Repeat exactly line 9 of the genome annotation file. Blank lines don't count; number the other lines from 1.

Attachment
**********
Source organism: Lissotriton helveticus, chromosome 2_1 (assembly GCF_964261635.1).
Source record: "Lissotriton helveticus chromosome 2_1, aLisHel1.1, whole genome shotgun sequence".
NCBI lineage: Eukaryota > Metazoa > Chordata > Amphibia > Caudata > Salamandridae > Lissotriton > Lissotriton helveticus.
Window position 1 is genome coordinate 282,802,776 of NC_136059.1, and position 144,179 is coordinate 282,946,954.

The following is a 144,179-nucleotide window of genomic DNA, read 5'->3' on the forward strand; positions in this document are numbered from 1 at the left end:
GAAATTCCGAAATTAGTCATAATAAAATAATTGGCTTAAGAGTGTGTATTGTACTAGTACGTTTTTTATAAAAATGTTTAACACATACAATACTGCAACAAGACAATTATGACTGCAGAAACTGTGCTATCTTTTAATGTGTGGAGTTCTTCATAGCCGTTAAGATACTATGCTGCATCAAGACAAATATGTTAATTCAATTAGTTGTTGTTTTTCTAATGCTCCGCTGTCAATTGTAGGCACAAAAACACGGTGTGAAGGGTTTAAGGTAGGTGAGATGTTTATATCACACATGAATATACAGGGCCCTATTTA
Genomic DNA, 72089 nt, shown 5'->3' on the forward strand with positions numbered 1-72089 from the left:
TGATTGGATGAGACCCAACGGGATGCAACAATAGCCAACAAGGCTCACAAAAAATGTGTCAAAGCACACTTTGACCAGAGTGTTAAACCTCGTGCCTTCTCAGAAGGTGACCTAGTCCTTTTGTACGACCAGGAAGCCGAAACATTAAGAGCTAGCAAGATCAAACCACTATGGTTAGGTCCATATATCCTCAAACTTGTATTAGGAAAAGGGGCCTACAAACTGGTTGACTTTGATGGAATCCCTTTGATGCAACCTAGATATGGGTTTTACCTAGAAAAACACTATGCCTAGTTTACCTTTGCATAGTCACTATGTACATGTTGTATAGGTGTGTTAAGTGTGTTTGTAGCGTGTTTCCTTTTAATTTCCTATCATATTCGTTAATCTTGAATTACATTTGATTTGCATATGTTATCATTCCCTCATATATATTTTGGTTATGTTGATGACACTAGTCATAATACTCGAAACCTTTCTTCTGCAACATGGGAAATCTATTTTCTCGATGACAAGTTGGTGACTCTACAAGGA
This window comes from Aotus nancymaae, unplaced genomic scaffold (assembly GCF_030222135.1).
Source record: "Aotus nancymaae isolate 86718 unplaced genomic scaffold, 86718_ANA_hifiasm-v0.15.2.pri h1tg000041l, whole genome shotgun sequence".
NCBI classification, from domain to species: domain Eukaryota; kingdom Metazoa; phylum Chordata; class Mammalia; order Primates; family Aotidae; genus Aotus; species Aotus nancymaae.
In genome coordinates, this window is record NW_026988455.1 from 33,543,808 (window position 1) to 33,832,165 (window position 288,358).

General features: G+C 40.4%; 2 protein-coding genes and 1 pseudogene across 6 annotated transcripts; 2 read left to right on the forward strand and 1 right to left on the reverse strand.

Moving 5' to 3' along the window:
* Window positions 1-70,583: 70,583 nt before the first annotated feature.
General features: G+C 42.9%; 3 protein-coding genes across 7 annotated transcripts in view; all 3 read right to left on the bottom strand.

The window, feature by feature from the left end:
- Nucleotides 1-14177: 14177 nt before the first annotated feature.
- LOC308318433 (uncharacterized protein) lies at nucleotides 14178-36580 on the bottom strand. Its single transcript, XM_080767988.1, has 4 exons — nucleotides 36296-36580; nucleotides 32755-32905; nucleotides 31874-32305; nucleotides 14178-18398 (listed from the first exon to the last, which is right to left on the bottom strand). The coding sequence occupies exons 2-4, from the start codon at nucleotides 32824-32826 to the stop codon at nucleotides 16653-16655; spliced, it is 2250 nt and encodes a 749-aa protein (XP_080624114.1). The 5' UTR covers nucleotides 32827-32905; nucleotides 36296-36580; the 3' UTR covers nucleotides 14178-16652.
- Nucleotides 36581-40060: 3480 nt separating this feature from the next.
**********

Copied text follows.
This window comes from Aotus nancymaae, unplaced genomic scaffold (assembly GCF_030222135.1).